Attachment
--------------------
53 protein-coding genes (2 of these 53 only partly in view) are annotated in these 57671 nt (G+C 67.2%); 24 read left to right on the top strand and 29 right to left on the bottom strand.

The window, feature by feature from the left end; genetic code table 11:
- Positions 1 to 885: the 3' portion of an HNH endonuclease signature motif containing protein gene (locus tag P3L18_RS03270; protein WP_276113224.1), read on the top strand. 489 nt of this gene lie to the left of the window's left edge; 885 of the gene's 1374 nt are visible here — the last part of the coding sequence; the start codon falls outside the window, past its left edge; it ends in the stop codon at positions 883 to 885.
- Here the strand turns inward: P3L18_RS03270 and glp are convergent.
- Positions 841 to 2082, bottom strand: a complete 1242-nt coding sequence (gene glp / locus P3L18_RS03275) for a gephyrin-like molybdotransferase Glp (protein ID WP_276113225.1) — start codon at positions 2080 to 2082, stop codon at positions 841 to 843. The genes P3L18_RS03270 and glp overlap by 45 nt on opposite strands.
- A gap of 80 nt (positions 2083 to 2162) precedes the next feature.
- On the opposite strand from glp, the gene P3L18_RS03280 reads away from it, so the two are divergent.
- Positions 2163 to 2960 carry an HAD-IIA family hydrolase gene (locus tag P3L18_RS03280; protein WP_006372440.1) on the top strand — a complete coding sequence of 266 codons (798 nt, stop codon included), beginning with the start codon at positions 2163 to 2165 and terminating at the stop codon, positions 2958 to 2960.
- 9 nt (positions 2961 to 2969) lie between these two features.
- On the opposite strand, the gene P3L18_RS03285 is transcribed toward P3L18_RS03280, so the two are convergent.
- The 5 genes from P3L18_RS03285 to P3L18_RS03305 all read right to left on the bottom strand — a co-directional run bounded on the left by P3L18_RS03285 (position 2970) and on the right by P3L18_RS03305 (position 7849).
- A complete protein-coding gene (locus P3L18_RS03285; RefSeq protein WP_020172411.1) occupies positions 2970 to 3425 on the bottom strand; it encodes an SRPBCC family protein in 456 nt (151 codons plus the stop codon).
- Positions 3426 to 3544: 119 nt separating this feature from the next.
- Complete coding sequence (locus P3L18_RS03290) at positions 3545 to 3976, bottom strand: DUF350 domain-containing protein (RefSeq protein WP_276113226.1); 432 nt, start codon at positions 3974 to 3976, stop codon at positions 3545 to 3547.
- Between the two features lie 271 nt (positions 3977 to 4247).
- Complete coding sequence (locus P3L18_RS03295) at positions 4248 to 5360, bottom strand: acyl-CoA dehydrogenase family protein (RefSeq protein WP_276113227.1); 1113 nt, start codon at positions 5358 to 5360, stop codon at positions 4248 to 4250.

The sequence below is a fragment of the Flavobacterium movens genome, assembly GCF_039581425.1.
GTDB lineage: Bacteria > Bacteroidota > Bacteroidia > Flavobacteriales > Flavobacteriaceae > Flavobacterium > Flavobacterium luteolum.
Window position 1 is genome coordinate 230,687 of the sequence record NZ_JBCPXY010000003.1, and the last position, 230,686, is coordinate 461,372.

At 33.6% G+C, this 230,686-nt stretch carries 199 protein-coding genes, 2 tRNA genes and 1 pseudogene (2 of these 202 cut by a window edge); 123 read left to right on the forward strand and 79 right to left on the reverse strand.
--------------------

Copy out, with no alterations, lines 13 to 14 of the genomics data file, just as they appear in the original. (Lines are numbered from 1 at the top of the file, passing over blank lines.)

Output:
- Positions 3426 to 3544: 119 nt separating this feature from the next.
- Complete coding sequence (locus P3L18_RS03290) at positions 3545 to 3976, bottom strand: DUF350 domain-containing protein (RefSeq protein WP_276113226.1); 432 nt, start codon at positions 3974 to 3976, stop codon at positions 3545 to 3547.